70% of Zimbabwe’s export firms closed

via ‘70% of export firms closed’ April 14, 2014 NewsDay

OVER 70% of exporting companies in the country shut down in the past decade, a ZimTrade’s Export Manufacturing Capacity Survey for 2013 released recently has revealed.

Addressing stakeholders at the official launch of the survey results in Bulawayo, key researcher and Africa Corporate Advisors managing director, Mike Nyamazana bemoaned the fact that local companies were failing to venture into the export market.

“About 71,4% of companies that used to export five to 10 years ago have stopped exporting,” said Nyamazana. “The major reasons for not exporting are hassles of the exporting process and producing for export, the quality of product has fallen, lack of skilled manpower and dollarisation eroded the price.”

He said most of the firms that are still exporting constituted a small percentage of the company’s total production.

“Of the companies surveyed, 40% are currently exporting whilst 60% of the firms surveyed are not exporting,” said Nyamazana. “During the same period, the country experienced a surge in imports owing to falling capacity utilisation in industry which fell to 10% in 2008, leading to a widening trade imbalance.”

He, however, said firms indicated that once the government comes up with export supporting or enhancing policies, most of them would be able to increase their levels of exports as they have the capacity and potential to do so.

Nyamazana said South Africa was the single leading export destination for Zimbabwean manufactured products.

Other export destinations in Sadc include Zambia, Mozambique and Botswana as well as Comesa countries such as Kenya and Malawi.

He said there was a need continue the on-going fight to eradicate corruption at border posts and consistent implementation of policies. He added that the indigenisation policy should be flexible enough to facilitate industrialisation and also ensure the availability of lower cost utilities.



  • comment-avatar
    just saying 9 years ago

    And what have Zimtrade done to assist companies who are not exporting due to “hassles of the exporting process and producing for export”? We are tired of talkers & desperately need some doers! Probably just another of those overpaid hanger-ons.

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    John Thomas 9 years ago

    Labour laws and indigenization killed most of these businesses as was predicted in advance. There is no surprise we are where we are now. We live with the predictable outcome of ZANU policies. The gnu was a brief reprieve. The truly sad bit is that a lot of Zimbabweans still think in terms of the ZANU paradigm and cannot see the errors that have been made.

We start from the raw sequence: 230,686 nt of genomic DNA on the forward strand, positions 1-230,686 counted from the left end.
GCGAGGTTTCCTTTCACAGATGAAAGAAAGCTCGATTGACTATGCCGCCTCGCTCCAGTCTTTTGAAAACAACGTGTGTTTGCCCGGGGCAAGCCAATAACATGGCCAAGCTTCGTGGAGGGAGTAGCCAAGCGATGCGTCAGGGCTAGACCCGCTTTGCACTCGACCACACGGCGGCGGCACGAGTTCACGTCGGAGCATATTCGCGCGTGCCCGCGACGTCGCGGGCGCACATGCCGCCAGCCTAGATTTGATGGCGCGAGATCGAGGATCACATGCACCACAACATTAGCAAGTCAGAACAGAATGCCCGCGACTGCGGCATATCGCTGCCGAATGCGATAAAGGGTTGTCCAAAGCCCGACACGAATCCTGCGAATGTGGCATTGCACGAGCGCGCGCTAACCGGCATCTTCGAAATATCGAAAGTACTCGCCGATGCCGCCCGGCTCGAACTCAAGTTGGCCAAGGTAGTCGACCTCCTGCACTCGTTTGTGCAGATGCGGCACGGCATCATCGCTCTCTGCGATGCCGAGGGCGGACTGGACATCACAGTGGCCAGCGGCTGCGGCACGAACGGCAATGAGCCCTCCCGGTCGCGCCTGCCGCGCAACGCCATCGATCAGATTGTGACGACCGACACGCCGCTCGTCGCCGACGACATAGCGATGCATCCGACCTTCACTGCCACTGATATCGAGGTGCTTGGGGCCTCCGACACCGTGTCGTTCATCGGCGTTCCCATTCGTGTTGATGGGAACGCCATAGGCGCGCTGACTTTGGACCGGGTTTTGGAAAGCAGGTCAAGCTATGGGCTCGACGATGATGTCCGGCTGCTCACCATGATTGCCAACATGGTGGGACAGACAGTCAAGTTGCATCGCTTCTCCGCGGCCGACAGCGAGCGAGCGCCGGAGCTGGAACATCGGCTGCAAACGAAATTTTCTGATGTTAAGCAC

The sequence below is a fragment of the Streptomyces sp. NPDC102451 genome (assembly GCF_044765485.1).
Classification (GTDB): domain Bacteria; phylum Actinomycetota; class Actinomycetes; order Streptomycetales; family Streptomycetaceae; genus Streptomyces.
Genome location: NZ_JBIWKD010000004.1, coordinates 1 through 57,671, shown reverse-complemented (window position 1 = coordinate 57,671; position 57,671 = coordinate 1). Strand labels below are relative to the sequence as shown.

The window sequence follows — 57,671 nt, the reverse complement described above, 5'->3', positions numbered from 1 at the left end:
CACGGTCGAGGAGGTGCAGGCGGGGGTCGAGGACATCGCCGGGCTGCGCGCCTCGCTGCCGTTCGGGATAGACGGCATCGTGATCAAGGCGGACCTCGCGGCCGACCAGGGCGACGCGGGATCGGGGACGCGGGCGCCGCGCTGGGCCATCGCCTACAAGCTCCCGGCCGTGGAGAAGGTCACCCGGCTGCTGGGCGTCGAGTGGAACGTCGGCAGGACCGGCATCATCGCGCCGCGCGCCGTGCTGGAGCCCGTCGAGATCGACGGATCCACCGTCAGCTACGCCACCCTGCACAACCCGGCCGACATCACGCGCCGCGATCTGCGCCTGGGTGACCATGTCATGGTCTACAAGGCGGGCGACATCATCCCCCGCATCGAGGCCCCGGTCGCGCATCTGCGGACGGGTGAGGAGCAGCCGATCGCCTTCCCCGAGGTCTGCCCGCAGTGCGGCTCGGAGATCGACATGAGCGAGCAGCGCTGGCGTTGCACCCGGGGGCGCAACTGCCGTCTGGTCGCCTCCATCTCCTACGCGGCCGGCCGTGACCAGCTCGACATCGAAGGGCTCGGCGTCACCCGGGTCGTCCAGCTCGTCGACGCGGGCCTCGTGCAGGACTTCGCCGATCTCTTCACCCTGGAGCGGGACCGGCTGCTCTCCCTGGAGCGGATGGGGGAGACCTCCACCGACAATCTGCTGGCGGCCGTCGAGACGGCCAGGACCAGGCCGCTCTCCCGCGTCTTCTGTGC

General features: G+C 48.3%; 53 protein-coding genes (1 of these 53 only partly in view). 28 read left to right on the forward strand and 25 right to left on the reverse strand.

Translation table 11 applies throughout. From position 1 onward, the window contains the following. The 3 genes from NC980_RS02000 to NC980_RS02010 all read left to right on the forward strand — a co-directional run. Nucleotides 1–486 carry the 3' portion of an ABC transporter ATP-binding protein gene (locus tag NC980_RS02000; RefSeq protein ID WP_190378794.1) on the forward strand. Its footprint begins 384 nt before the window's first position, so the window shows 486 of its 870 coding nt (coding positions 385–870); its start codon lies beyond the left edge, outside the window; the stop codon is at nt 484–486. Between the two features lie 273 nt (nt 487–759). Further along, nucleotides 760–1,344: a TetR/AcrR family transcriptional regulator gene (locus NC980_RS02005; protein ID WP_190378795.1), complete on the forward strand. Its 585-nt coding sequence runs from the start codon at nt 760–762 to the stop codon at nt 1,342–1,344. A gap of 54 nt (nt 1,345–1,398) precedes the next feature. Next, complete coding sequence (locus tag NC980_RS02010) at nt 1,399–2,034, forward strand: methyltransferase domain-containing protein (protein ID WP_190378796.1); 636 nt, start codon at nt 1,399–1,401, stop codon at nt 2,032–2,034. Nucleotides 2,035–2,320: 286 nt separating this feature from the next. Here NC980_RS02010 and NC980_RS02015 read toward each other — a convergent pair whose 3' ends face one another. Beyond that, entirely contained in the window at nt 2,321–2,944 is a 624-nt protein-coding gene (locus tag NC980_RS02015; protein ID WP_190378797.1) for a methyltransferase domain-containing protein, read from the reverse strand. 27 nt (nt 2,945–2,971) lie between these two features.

When you steal other people’s property thing do not always go well for you and this is as it should be

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    Mlimo 9 years ago

    Any fool with half a brain could told these zanupf idiots that would happen you win the election but are going to lose the country not that anyone cares all they are doing is lining their pockets as fast as they can

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    Ndaneta ndaneta 9 years ago

    The solution is to lure foreign investment that would in turn bring in new technology, which would in turn make production cheaper and internationally competitive.

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    reader 9 years ago

    A lot of companies could still operate if they had Electricity, water and roads to transport their goods.

    We still have the labour all be it unused and a lot untrained, Investment would also be nice, but with out the where with all to make machines turn there is no point in even trying to open a business. Local or International companies.

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    Chamunoda Nyamakate 9 years ago

    Currently in Zimbabwe iIt is expensive to produce products at competitive cost so as to export. Reasons:
    a. corruption and red tape
    b. obsolete manufacturing equipment and techniques
    c. expensive labour
    d. dishonest business practices
    e. lack of incentives from central government and financial institutions (financiers think that aiding Zim businesses is very risky)

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    Johnny k 9 years ago

    To run a business in Zim it is stiflingly difficult. We have to pay a Factory Licence, Shop Licence, Rates, EMA fees, Standards development levy,NSSA, Trade Union, NEC, Manpower Development, Indiigenisation licence. This all before we have earned a cent or paid a single salary.
    Labour Laws are punitive and self defeating. It is alsmost impossible to lay off permanent workers when times get tough. Ths results in us ONLY hiring temporary staff. The laws relating to employing women mean that it is to a disadvantage to employ a young girl as when she has kids it means she can earn full salary for mionths on end.
    If we as businesses were simply taxed once and also given incentives to export manufactured goods and import raw materials duty free we would be able to increase employment.

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    munzwa 9 years ago

    Well said johnny k.Maybe the informal sector can export tomatoes and firewood!!!!!

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    companies closing and 70% fo export firms closing down WELL DONE KEEP IT UP!! WELCOME TO THE BREADBASKET OF AFRICA!!!

  • comment-avatar

    What do you expect from a country that has a dictatorship.And it’s best friends are the Russians ,Chinese and Iranians!